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Improving Your Greatest Resource -- Your Faculty

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Below you will find topics for faculty workshops or for department-level consultations that might serve to enrich the sensitivities and skills of your faculty. I expect to personalize and adapt my material in order to best address the specific needs of your faculty and students. Please contact me at 513-481-2303.

  • Diversity of Learning Styles -- Not everyone learns in the same way. How can you expand your own teaching style in order to enable success for students that thrive using alternative forms of learning? Resource: George Hillocks Jr., Ways of Thinking, Ways of Teaching.

  • Five Easy Ways to Energize Your Classroom -- How can Learning Partners save you administrative headaches and overcome shyness? How and when do five-minute buzz sessions best serve to focus attention in your courses? Resource: personal experience.

  • Deep Learning -- What do you do when teaching complex matters that require learners to alter their habits of thinking/judging/seeing? Why does learning become more enjoyable and more lasting when learners discover things for themselves? Resource: Michael Polanyi, The Tacit Dimension and Personal Knowledge.

  • Evaluating Teaching; Evaluating Learning -- Do your teaching style and course objectives harmonize with your evaluation techniques? How not to frustrate students at exam time. Resource: Peter Seldin, ed., Changing Practices in Evaluating Teaching: A Practical Guide to Improved Faculty Performance.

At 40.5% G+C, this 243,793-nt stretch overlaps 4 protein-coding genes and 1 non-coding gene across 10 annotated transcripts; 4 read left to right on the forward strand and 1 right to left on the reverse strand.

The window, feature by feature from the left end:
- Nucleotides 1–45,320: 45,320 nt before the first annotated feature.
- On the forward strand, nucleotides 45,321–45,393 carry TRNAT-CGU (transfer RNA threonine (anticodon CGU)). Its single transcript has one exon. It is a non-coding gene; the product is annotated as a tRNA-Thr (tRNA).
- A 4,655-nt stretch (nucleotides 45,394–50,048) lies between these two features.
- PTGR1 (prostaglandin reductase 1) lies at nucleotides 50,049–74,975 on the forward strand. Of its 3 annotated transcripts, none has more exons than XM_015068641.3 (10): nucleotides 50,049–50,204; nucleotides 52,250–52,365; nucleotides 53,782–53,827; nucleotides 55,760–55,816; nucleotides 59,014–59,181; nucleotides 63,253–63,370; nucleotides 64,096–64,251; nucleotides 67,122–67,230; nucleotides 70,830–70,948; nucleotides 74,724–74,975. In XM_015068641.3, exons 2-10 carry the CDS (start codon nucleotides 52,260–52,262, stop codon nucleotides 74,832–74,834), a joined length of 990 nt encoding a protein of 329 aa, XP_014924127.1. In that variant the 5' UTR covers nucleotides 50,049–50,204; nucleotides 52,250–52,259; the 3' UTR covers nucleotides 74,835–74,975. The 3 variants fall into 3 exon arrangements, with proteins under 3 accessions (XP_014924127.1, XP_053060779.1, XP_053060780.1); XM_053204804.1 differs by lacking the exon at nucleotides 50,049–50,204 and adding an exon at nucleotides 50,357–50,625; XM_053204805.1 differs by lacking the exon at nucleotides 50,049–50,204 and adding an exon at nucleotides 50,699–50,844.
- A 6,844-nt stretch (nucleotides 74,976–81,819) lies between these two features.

• Women Learn Differently -- Does your course favor men or women? How do women learn differently from men? Practical ways to take this into account. Resource: Elizabeth Hayes, et al., Women as Learners: The Significance of Gender in Adult Learning.

  • Case Study Methodology -- How do you bring your classroom alive by having everyone engage in critical thinking all at once? How do Case Studies insure deep and practical learning? Resource: Aaron Milavec, Exploring Scriptural Sources.

  • Student Exchanges on the Internet -- How can computer-illiterate teachers develop web-based opportunities for outreach, feedback, and discussion by students relative to your courses? How can Web-based experiences supplement and energize what already goes on in your classroom? Resource: Rena M. Palloff, et al., Building Learning Communities in Cyberspace & Sarah Horton, Web Teaching Guide: A Practical Approach to Creating Course Web Site.